What to watch for now? For one, the probability of a veto rises as the field narrows. The selection continues to be made via a series of confidential individual consultations (not technically votes) by the “troika” of three WTO committee heads in charge of the process, led by David Walker, the New Zealand ambassador, who chairs the General Council of member countries. Walker is transparently both smart and an honest broker, which is just as well, since he has to do more than just count up the preferences.

David Walker, who chairs the General Council of member countries, is both smart and an honest broker, which is just as well because he has to do more than simply count up the preferences © Alamy

Although each member can back two of the five contenders in the second round, the final selection isn’t just arithmetic. The successful candidate has to “attract consensus” among the WTO’s 164 members — preferably also with a good spread of support geographically and between developing and developed countries. Contenders will struggle to overcome very strong opposition from a powerful member or a group of them.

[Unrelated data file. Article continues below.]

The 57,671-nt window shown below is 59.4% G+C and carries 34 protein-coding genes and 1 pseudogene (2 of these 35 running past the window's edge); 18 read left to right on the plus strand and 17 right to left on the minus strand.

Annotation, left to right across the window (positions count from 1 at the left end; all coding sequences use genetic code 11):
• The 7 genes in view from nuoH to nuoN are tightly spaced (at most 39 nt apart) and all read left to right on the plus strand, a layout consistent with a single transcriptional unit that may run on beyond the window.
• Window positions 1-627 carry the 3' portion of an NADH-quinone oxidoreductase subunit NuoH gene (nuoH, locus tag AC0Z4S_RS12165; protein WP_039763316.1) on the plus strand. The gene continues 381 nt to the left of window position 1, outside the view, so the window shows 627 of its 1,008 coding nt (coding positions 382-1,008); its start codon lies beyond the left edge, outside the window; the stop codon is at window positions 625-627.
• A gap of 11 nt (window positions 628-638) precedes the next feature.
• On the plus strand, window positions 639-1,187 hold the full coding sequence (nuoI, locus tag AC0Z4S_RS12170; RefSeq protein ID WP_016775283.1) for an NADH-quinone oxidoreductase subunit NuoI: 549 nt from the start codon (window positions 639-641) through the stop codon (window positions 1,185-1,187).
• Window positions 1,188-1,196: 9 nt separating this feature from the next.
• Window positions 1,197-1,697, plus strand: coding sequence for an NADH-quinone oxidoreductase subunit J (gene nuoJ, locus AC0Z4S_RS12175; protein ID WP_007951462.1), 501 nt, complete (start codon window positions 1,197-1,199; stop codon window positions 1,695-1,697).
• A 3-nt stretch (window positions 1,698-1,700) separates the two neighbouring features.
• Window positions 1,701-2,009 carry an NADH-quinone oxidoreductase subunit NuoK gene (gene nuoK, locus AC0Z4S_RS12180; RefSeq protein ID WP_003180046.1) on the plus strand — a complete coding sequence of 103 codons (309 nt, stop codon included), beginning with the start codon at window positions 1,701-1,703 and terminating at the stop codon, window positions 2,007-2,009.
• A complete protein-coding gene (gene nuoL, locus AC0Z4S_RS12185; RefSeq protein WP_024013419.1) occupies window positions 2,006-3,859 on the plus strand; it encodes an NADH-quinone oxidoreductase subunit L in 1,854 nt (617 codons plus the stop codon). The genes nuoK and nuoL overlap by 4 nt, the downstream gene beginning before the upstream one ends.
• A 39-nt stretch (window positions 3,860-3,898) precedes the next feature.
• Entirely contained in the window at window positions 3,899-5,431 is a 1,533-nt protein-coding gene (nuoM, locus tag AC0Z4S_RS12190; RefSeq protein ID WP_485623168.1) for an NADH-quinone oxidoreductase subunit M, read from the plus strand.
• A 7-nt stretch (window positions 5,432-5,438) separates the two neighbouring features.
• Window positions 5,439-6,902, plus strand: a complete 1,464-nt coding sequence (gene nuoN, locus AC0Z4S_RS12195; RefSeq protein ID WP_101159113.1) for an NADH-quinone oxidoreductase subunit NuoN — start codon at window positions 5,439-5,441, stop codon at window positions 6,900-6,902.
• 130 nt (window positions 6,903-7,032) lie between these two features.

Formally, there is no such thing as a veto, and Walker and his colleagues do not count negative preferences. As a nuclear option, a country can break consensus by refusing to support the final candidate backed by everyone else, but that would be extraordinary. In practice, however, if a big member such as the US, China, the EU countries (all 27 of whom have one consultation each) or Japan let it be known they strongly oppose a particular individual, the message will filter out and the candidacy is likely to stall.

Interestingly, the one big beast you would think might throw its weight around, the US, hasn’t shown signs of doing so. Of course, this is the Trump administration: they could do anything at any time with no warning. But no one has detected indications that US trade representative Robert Lighthizer has an insuperable problem with any of the remaining candidates, or will disrupt the process to make a point.

In fact, there seem to be no obvious heavyweight countries with objections to either Mohamed or Okonjo-Iweala, one of the reasons they are favourites. Not so Yoo Myung-hee, the Korean candidate, to whom both Tokyo and Beijing have reasons to object. Japan is engaged in a politically heated trade dispute with Korea that has gone as far as deliberate tech decoupling. China, aside from possibly regarding Korea as politically too close to the US, is less likely to be able to keep a Chinese official as one of the WTO’s four deputy DGs if another Asian becomes DG. Japanese officials have been telling everyone they won’t veto based on nationality, but they may be relying on the Chinese to do it for them.